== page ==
Let’s be honest: December is the most stressful time of the year. Sure, it’s a lot of fun, with all the lights along the dark streets, the moon shining through the trees. It’s a month with the most holidays, a time to meet family, enjoy the best food, give lots of presents. But it’s a lot of stimuli. How can you help your children to handle all of that?
Nothing to give
One: admittedly, it’s a bit of a boring tip: don’t give them too many gifts. An interviewee once gave me her grandma’s golden tip: give them ‘something they want, something they need, something to eat and something to read.’ That’s helpful. At my eldest son’s school they are fundraising for charity, especially this month. We can teach our kids that it’s not just about getting things, but also about giving. In December many foodbanks collect extra snacks, for children in less fortunate families.
Off to bed early
Two, even duller: send them off to bed early. In our family, a story goes around about a girl who was punished: for a week, she had to go to bed at seven. After a week, she told her parents that the lessons in school had gotten much easier. When it’s dark outside, we all should go to bed earlier. The darkness makes your body produce more sleep hormones.
Three: give them real attention. You know, attention without a smartphone. This tip is just as beneficial for you as it is for your kids. Last weekend, I spent a whole Saturday helping to do handicrafts for surprises (visiting the DIY shop, sawing, sanding, cutting, painting). Bake Christmas cookies with them, or decorate the tree together. It’s difficult to give them attention when you’re busy, but that’s exactly why it’s so good (for you).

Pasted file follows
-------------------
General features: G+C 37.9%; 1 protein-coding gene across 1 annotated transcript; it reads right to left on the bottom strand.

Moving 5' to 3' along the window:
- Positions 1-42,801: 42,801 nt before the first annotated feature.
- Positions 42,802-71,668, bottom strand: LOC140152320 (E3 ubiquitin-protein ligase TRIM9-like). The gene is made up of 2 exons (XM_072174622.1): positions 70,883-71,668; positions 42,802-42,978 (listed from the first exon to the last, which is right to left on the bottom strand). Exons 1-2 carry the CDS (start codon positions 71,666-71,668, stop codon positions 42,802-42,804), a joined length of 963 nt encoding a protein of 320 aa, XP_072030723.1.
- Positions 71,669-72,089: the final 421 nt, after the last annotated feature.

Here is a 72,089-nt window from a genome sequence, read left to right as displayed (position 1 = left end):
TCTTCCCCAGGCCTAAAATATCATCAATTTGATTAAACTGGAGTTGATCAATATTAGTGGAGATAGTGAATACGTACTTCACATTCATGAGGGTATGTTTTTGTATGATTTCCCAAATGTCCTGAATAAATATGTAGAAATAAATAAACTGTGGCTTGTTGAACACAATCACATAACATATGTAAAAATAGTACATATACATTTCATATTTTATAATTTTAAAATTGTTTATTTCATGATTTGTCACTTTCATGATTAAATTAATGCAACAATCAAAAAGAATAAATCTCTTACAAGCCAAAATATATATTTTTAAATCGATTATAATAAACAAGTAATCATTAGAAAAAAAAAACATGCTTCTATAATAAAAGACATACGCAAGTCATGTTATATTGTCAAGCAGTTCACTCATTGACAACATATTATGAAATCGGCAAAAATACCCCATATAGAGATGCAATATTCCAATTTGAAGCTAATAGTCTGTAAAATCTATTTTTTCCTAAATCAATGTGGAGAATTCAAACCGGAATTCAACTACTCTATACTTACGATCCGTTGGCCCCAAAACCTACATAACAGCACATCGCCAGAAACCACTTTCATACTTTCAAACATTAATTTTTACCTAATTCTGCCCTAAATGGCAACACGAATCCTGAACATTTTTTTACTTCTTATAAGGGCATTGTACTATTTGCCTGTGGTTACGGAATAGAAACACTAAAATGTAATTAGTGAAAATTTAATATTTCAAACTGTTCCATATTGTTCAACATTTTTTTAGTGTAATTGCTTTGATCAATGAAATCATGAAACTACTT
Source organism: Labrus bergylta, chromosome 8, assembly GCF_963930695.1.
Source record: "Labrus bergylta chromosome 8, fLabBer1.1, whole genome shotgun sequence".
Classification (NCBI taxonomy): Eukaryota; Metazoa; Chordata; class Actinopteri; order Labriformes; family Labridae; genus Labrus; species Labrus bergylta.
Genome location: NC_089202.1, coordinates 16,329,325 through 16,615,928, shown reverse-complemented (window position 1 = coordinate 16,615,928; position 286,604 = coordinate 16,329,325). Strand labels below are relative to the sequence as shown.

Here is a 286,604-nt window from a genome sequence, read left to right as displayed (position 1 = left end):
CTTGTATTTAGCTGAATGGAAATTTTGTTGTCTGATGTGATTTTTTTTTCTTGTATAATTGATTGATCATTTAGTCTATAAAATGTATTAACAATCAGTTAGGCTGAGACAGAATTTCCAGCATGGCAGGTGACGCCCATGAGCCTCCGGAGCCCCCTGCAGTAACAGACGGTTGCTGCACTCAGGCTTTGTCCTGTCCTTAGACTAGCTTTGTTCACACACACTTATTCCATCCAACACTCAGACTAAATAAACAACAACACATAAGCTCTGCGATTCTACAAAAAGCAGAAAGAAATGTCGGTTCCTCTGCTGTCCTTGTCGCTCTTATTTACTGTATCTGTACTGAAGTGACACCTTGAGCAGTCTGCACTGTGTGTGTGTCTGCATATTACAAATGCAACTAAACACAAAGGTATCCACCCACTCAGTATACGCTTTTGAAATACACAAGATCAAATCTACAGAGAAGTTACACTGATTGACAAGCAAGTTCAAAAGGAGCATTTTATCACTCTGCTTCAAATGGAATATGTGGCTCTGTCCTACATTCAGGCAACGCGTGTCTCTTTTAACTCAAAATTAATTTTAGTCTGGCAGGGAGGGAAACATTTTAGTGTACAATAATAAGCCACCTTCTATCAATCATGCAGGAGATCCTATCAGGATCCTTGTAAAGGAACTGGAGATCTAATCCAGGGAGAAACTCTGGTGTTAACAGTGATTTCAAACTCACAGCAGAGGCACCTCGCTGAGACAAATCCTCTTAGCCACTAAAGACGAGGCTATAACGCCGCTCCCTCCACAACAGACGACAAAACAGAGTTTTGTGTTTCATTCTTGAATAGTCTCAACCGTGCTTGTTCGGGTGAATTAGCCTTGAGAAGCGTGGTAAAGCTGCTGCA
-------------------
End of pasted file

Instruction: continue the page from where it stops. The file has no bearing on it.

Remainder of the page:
Four: think of rituals you can introduce in the family, meaningful moments. Visiting the church together can be one. Taking a walk through the woods, making a fire in the open air. Making a list of things you are grateful for. Tell stories, light candles. Make sure it’s not all about consuming, but about meaning. At school, the advent period starts: in the morning, the lights are off and there are candles in class, in the hallroom, someone’s playing the violin. It’s about the atmosphere, not about the stuff.
Five: meditate everywhere. Even in the New York subway people meditate – especially at the most busy times it can be helpful. Every time my children get really upset about reasons that don’t make sense, and I don’t know what to do, I yell: ‘Breathe! Breathe in, breathe out.’ Perhaps, I’m actually yelling at myself. Perhaps they don’t learn from it at all, my two eldest children often make sarcastic jokes when I say ‘feel the feeling inside your belly’. But who knows, they just might remember those moments when they’re older.
Text: Pauline Bijster - Photo: Mike Arney